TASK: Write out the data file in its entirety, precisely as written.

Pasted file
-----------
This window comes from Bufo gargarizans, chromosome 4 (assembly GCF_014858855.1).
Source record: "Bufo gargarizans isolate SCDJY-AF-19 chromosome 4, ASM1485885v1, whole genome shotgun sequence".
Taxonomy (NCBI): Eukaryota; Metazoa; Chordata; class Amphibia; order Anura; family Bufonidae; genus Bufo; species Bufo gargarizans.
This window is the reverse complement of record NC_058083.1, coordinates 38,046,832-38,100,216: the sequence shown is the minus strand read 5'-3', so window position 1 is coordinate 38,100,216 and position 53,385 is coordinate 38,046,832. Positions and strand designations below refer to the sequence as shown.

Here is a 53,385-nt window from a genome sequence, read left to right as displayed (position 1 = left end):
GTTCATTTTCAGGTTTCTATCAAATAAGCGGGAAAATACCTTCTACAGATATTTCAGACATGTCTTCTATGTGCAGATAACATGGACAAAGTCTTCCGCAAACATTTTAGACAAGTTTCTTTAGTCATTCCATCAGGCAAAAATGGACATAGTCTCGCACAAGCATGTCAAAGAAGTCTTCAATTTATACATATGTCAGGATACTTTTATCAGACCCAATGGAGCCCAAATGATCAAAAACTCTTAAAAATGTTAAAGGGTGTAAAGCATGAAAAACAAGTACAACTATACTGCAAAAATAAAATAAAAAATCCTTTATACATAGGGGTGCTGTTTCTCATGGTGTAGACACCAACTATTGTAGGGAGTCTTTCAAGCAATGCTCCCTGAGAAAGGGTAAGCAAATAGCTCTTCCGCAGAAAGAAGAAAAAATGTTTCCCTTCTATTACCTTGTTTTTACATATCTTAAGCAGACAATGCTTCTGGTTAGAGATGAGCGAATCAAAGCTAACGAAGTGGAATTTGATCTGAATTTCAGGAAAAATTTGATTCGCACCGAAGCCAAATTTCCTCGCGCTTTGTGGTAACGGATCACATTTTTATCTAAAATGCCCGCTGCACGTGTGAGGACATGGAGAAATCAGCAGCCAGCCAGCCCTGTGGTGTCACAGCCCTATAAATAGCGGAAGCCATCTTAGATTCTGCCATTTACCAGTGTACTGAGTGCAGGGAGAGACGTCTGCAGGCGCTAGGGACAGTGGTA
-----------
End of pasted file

This window comes from Bufo gargarizans, chromosome 4 (assembly GCF_014858855.1).
Source record: "Bufo gargarizans isolate SCDJY-AF-19 chromosome 4, ASM1485885v1, whole genome shotgun sequence".
Taxonomy (NCBI): Eukaryota; Metazoa; Chordata; class Amphibia; order Anura; family Bufonidae; genus Bufo; species Bufo gargarizans.
This window is the reverse complement of record NC_058083.1, coordinates 38,046,832-38,100,216: the sequence shown is the minus strand read 5'-3', so window position 1 is coordinate 38,100,216 and position 53,385 is coordinate 38,046,832. Positions and strand designations below refer to the sequence as shown.

Here is a 53,385-nt window from a genome sequence, read left to right as displayed (position 1 = left end):
GTTCATTTTCAGGTTTCTATCAAATAAGCGGGAAAATACCTTCTACAGATATTTCAGACATGTCTTCTATGTGCAGATAACATGGACAAAGTCTTCCGCAAACATTTTAGACAAGTTTCTTTAGTCATTCCATCAGGCAAAAATGGACATAGTCTCGCACAAGCATGTCAAAGAAGTCTTCAATTTATACATATGTCAGGATACTTTTATCAGACCCAATGGAGCCCAAATGATCAAAAACTCTTAAAAATGTTAAAGGGTGTAAAGCATGAAAAACAAGTACAACTATACTGCAAAAATAAAATAAAAAATCCTTTATACATAGGGGTGCTGTTTCTCATGGTGTAGACACCAACTATTGTAGGGAGTCTTTCAAGCAATGCTCCCTGAGAAAGGGTAAGCAAATAGCTCTTCCGCAGAAAGAAGAAAAAATGTTTCCCTTCTATTACCTTGTTTTTACATATCTTAAGCAGACAATGCTTCTGGTTAGAGATGAGCGAATCAAAGCTAACGAAGTGGAATTTGATCTGAATTTCAGGAAAAATTTGATTCGCACCGAAGCCAAATTTCCTCGCGCTTTGTGGTAACGGATCACATTTTTATCTAAAATGCCCGCTGCACGTGTGAGGACATGGAGAAATCAGCAGCCAGCCAGCCCTGTGGTGTCACAGCCCTATAAATAGCGGAAGCCATCTTAGATTCTGCCATTTACCAGTGTACTGAGTGCAGGGAGAGACGTCTGCAGGCGCTAGGGACAGTGGTA